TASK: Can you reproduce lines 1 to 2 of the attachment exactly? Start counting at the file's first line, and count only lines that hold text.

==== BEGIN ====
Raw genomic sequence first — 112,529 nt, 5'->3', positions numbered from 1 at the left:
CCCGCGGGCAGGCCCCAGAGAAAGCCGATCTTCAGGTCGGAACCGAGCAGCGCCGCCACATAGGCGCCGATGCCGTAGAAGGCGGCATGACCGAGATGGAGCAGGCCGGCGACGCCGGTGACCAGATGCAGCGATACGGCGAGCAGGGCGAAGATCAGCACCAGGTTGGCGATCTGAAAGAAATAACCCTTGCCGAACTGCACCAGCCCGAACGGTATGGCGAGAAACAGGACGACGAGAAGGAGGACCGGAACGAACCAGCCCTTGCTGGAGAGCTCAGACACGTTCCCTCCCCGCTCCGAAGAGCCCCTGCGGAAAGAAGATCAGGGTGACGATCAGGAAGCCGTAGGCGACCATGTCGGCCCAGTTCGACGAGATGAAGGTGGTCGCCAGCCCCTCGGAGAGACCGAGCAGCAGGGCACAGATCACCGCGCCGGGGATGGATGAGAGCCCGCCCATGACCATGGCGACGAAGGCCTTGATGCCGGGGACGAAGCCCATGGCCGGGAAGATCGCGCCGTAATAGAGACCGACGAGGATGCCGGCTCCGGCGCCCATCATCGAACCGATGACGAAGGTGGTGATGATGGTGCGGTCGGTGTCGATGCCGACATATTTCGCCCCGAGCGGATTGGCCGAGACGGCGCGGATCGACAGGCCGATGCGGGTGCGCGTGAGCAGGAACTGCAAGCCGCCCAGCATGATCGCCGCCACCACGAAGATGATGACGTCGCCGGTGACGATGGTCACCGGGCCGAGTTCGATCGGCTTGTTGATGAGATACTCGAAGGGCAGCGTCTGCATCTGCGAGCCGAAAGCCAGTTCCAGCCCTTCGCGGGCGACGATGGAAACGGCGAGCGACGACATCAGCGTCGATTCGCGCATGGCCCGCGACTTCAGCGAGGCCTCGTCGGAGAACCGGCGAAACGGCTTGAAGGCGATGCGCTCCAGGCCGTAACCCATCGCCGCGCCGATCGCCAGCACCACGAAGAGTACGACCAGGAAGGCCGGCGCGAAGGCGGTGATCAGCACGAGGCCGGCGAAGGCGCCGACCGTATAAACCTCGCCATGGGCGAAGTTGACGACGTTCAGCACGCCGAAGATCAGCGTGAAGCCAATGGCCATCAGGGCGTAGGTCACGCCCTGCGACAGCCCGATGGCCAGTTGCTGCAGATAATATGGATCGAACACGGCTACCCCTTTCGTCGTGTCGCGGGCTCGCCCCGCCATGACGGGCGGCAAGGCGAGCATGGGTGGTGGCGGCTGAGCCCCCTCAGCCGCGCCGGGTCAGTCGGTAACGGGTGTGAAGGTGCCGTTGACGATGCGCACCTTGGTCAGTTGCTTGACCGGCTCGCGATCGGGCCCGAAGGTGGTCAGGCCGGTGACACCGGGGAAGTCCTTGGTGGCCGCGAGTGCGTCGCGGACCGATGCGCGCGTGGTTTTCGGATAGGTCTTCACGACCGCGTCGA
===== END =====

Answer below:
Raw genomic sequence first — 112,529 nt, 5'->3', positions numbered from 1 at the left:
CCCGCGGGCAGGCCCCAGAGAAAGCCGATCTTCAGGTCGGAACCGAGCAGCGCCGCCACATAGGCGCCGATGCCGTAGAAGGCGGCATGACCGAGATGGAGCAGGCCGGCGACGCCGGTGACCAGATGCAGCGATACGGCGAGCAGGGCGAAGATCAGCACCAGGTTGGCGATCTGAAAGAAATAACCCTTGCCGAACTGCACCAGCCCGAACGGTATGGCGAGAAACAGGACGACGAGAAGGAGGACCGGAACGAACCAGCCCTTGCTGGAGAGCTCAGACACGTTCCCTCCCCGCTCCGAAGAGCCCCTGCGGAAAGAAGATCAGGGTGACGATCAGGAAGCCGTAGGCGACCATGTCGGCCCAGTTCGACGAGATGAAGGTGGTCGCCAGCCCCTCGGAGAGACCGAGCAGCAGGGCACAGATCACCGCGCCGGGGATGGATGAGAGCCCGCCCATGACCATGGCGACGAAGGCCTTGATGCCGGGGACGAAGCCCATGGCCGGGAAGATCGCGCCGTAATAGAGACCGACGAGGATGCCGGCTCCGGCGCCCATCATCGAACCGATGACGAAGGTGGTGATGATGGTGCGGTCGGTGTCGATGCCGACATATTTCGCCCCGAGCGGATTGGCCGAGACGGCGCGGATCGACAGGCCGATGCGGGTGCGCGTGAGCAGGAACTGCAAGCCGCCCAGCATGATCGCCGCCACCACGAAGATGATGACGTCGCCGGTGACGATGGTCACCGGGCCGAGTTCGATCGGCTTGTTGATGAGATACTCGAAGGGCAGCGTCTGCATCTGCGAGCCGAAAGCCAGTTCCAGCCCTTCGCGGGCGACGATGGAAACGGCGAGCGACGACATCAGCGTCGATTCGCGCATGGCCCGCGACTTCAGCGAGGCCTCGTCGGAGAACCGGCGAAACGGCTTGAAGGCGATGCGCTCCAGGCCGTAACCCATCGCCGCGCCGATCGCCAGCACCACGAAGAGTACGACCAGGAAGGCCGGCGCGAAGGCGGTGATCAGCACGAGGCCGGCGAAGGCGCCGACCGTATAAACCTCGCCATGGGCGAAGTTGACGACGTTCAGCACGCCGAAGATCAGCGTGAAGCCAATGGCCATCAGGGCGTAGGTCACGCCCTGCGACAGCCCGATGGCCAGTTGCTGCAGATAATATGGATCGAACACGGCTACCCCTTTCGTCGTGTCGCGGGCTCGCCCCGCCATGACGGGCGGCAAGGCGAGCATGGGTGGTGGCGGCTGAGCCCCCTCAGCCGCGCCGGGTCAGTCGGTAACGGGTGTGAAGGTGCCGTTGACGATGCGCACCTTGGTCAGTTGCTTGACCGGCTCGCGATCGGGCCCGAAGGTGGTCAGGCCGGTGACACCGGGGAAGTCCTTGGTGGCCGCGAGTGCGTCGCGGACCGATGCGCGCGTGGTTTTCGGATAGGTCTTCACGACCGCGTCGA